Triclinium

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Reproduction of a triclinium Triclinium - Archaologische Staatssammlung Munchen.JPG
Reproduction of a triclinium

A triclinium (plural: triclinia) is a formal dining room in a Roman building. The word is adopted from the Greek triklinion (τρικλίνιον)—from tri- (τρι-), "three", and klinē (κλίνη), a sort of couch or rather chaise longue. Each couch was sized to accommodate a diner who reclined on their left side on cushions while some household slaves served multiple courses brought from the culina, or kitchen, and others entertained guests with music, song, or dance. [1] :376

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The triclinium was characterized by three lecti (singular lectus: bed or couch), called triclinares ("of the triclinium"), on three sides of a low square table, whose surfaces sloped away from the table at about 10 degrees. Diners would recline on these surfaces in a semi-recumbent position. The fourth side of the table was left free, presumably to allow service to the table. [1] :376 Usually the open side faced the entrance of the room. In Roman-era dwellings, particularly wealthy ones, triclinia were common [1] :343 and the hosts and guest would recline on pillows while feasting.

The Museum of Archeology in Arezzo, Italy and the House of Cairo in Pompeii offer what are thought to be accurate reconstructions of triclinia. The custom of using klinai ("dining couches") while taking a meal rather than sitting became popular among the Greeks in the early seventh century BC. From here it spread to their colonies in southern Italy (Magna Graecia) and was eventually adopted by the Etruscans.

In contrast to the Greek tradition of allowing only male guests into the formal dining room, called andrōn , while everyday meals were taken with the rest of the family in the oikos , the Etruscans seem to not have restricted the use of the klinē to the male gender. The Romans may have seen the first dining klinai as used by the Etruscans but may have refined the practice when they later came to closer contact with the Greek culture.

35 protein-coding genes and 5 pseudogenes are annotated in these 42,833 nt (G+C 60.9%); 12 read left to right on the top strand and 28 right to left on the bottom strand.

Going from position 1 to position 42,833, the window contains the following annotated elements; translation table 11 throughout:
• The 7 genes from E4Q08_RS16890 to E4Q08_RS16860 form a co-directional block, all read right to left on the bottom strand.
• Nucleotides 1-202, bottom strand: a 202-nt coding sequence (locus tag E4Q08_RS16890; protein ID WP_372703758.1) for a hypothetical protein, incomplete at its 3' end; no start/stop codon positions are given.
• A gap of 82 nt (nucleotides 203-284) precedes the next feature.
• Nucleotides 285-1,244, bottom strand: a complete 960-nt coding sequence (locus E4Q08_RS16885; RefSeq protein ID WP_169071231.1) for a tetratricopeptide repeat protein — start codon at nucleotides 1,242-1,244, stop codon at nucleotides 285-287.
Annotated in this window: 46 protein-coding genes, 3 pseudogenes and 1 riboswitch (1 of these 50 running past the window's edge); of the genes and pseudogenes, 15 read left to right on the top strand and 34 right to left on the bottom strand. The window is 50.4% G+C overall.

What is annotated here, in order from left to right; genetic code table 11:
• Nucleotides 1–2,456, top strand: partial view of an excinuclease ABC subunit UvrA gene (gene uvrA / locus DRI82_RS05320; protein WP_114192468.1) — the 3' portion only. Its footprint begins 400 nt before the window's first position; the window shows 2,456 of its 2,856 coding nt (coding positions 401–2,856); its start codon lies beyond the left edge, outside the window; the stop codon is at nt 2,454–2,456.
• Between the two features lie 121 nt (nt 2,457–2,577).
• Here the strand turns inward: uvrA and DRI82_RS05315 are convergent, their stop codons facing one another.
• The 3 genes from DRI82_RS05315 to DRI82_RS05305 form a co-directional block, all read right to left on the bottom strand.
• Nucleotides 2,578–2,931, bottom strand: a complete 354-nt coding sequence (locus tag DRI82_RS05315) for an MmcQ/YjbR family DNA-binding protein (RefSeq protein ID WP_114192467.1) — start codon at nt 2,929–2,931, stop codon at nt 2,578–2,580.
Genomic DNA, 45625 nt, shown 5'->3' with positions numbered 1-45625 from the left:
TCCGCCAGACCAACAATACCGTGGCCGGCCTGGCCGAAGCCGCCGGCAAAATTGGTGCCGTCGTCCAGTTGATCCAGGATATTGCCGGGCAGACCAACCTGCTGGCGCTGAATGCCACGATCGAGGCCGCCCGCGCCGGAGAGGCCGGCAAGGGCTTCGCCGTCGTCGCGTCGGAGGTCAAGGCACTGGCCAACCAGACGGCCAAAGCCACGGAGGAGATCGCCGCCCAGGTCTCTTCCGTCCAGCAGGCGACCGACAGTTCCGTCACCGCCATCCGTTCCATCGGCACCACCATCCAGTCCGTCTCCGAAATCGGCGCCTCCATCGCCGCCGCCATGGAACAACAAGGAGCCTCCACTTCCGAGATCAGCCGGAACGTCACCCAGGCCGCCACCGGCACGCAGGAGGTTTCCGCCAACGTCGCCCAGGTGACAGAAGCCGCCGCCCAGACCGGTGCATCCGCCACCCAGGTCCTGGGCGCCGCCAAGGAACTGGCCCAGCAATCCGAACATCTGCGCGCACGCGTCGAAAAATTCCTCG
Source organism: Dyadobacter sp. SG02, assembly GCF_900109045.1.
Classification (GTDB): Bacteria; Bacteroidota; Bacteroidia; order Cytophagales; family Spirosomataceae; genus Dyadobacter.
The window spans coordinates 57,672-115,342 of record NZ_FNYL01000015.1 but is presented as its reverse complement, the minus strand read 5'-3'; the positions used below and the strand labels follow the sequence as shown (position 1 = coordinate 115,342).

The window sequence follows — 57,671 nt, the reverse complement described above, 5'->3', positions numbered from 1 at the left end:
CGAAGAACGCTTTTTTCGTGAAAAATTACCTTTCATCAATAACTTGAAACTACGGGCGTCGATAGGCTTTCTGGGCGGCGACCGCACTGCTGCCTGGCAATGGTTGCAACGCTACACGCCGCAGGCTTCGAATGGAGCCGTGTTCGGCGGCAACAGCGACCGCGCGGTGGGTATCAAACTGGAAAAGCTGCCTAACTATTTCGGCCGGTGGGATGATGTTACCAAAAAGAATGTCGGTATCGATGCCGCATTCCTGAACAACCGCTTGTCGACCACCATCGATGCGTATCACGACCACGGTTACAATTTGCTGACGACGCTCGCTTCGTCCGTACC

A reproduction of a biclinium Zaragoza - Museo - Triclinio de la calle Anon 02.jpg
A reproduction of a biclinium

Dining was the defining ritual in Roman domestic life, lasting from late afternoon through late at night. Typically, nine to twenty guests were invited, arranged in a prescribed seating order to emphasize divisions in status and relative closeness to the dominus . [2] As static, privileged space, dining rooms received extremely elaborate decoration, with complex perspective scenes and central paintings (or, here, mosaics). Dionysus, Venus, and still lifes of food were popular. Middle class and elite Roman houses usually had at least two triclinia; it is not unusual to find four or more. Here, the triclinium maius ("big dining room") would be used for larger dinner parties, which would typically include many clients of the owner.

Smaller triclinia would be used for smaller dinner parties, with a more exclusive set of guests. Hence, their decoration was often at least as elaborate as that found in larger triclinia. As in the larger triclinia, wine, food, and love were always popular themes. However, because of their association with patronage and because dining entertainment often included recitation of highbrow literature like epics, dining rooms could also feature more "serious" themes. As in many houses in Pompeii, here the smaller dining room (triclinium minus) forms a suite with the adjoining cubiculum and bath.

In later republican times, after the introduction of round tables of citrus wood, the three couches were replaced by one of crescent shape (called sigma from the form of the Greek letter), which as a rule was only intended to hold five persons. The two corner seats (cornua) were the places of honour, that on the right being considered superior. The remaining seats were reckoned from left to right, so that the least important seat was on the left side of the most important. The use of the sigma continued until the Middle Ages. [3]

See also

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References

  1. 1 2 3 Durant, Will (1944). Caesar and Christ . The Story of Civilization. New York: Simon and Schuster (published 1971). ISBN   978-0671115005.
  2. Foss, Pedar W. (1994). Kitchens and Dining Rooms at Pompeii: the spatial and social relationship of cooking to eating in the Roman household (Ph.D. thesis). University of Michigan.
  3. Chisholm 1911.